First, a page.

We finally get the backstory of Abraham Ford, as well as the extremely telegraphed reveal that [SPOILER REDACTED] is nothing at all like what he claims. Spoilers ho!
"Self Help", the 5th episode of season 5 of The Walking Dead makes the explicit case for something we've all suspected for a long time: mullets are not to be trusted.
Ok, I'm joking, kind of. I mean, people with mullets aren't necessarily inherently full of crap. But this episode (and the entire season) makes the mullet sported by Eugene Porter the essential clue that all is not what it seems with the man. I'm betting this plot device was necessitated in part by the fact that, with the possible exception of Michonne, Porter looks more as though he stepped off the pages of Robert Kirkman's comic series than any character ever seen in this show's history. His "Kenny Powers-meets-Dan Clowes background character" aesthetic stands out like a sore thumb next to the other survivors who don't look like straight up comic book archetypes.
That discordancy is impossible to ignore. Every time you see Porter, you think "man that guy looks ridiculous". Which is why it was refreshingly hilarious at the start of "Self Help," when Glenn, Maggie and Tara Chambler, who left Rick's core group of survivors to accompany Abraham, Rosalita and Porter on their mission to Washington, all seem to fixate on Porter's mullet as if they too realized how ridiculous it is even in context. So begins an entire episode in which someone's unfortunate fashion choices becomes a symbol of their character. Never has a party in the back and business in the front had more tragic undertones.
Those undertones lead to a reveal readers of the comic have known was coming since Porter and Abe first walked onto the screen near the end of season 4. But thanks to a deft use of flashbacks, that revelation hits like a punch to the gut, and our characters are finally forced to confront the last illusion they had about the world in which they live: that it could ever be fixed. Strong stuff. It's just too bad that otherwise, "Self Help" is a relatively bloated episode that feels more full of filler than anything previously seen. Fortunately, it just feels a bit overlong, not the excruciating slog we saw in seasons past. Even if the final moment doesn't come as a shock, it still leaves a powerful afterimage that manages to make the episode's previous excesses forgivable.
Let's jump in, shall we?
"Self Help" begins shortly after we left off back in episode 3, with Abe, Rosalita, Porter, Glenn, Maggie, and Tara packed onto a church bus and headed for Washington to deliver Porter to a purported scientific installation with the key to stopping the zombie plague. After some lighthearted conversation that includes our first mention of Porter's mullet and the fact that he doesn't exactly look like a scientist, the bus suddenly blows a tire just as Abraham is driving it through a small pack of walkers staggering across the road. He loses control and hits an abandoned car, flipping the bus onto its side and, eventually, igniting the engine. Everyone is beaten up, especially Abe, who is knocked out in the crash, triggering the first of a series of dream sequence flashbacks to his life before teaming up with Porter (more on that later).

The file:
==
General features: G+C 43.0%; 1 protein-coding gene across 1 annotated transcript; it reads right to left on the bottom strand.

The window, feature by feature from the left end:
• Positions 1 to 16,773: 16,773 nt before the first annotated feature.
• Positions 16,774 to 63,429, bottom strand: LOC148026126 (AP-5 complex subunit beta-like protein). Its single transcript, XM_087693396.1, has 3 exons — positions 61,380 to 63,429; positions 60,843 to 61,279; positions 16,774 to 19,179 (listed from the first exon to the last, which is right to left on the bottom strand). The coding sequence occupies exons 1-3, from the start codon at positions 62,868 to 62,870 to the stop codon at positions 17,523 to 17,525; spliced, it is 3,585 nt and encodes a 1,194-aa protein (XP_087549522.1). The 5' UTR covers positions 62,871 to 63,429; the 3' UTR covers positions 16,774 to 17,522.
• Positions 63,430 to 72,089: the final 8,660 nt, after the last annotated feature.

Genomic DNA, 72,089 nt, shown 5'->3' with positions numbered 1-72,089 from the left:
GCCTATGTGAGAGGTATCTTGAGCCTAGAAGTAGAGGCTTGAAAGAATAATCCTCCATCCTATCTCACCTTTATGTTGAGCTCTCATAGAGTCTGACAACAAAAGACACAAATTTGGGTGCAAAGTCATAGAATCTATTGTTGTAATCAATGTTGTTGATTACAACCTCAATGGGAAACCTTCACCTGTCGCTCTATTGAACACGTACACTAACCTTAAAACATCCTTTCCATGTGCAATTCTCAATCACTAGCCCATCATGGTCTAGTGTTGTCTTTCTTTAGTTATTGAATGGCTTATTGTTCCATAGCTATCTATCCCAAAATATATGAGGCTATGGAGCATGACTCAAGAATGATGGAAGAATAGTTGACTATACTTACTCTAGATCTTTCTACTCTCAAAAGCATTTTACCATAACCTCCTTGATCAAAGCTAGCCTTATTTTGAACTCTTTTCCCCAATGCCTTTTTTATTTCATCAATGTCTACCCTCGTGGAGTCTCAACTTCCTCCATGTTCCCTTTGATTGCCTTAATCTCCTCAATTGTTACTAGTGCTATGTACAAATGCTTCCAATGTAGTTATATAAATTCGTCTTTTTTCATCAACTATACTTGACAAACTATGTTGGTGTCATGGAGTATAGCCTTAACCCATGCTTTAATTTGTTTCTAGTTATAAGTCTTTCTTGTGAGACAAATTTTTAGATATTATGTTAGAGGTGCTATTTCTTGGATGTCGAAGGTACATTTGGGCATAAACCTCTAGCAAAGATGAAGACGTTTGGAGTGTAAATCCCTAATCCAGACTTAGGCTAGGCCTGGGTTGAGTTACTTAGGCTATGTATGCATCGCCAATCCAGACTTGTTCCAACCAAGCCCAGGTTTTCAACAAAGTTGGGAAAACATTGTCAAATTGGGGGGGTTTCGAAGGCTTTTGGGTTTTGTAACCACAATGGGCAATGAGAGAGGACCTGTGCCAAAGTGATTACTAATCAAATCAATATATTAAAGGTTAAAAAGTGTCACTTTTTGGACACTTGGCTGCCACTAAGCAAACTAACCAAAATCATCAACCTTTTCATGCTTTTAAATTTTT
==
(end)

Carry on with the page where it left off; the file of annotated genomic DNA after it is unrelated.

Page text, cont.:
Everyone comes-to, and Glenn and Abe quickly work out a plan to bust out of the overturned bus and make short work of the zombies now surrounding it. Everyone files out, last but not least Porter who, as usual, is frozen in terror. Tara gives him a quick pep talk, explaining that it's OK to be terrified, but when everything is probably screwed anyway, he can choose to act in a way that at least might help other people. She hands him a knife and leads him out of the bus, where we see Porter for the first time try to actually attack a zombie attempting to go after Tara. He ultimately doesn't have to make the kill, as Tara then comes to his rescue, but it's an important establishing moment.
The zombies are quickly killed, but the bus is trashed. Porter suggests they turn around and walk back to Rick's church (it turns out they're only 15 miles out), but Abe, probably concussed by the wreck and is becoming extremely irrational, clearly has his entire life wrapped up in the quest to get Porter to D.C. He freaks out and demands they keep moving forward. To keep the peace, Glenn agrees they should keep going, but insists they need to make sure Abraham isn't injured or worse. Abe insists as long as they're on mission, he's good, and off they go.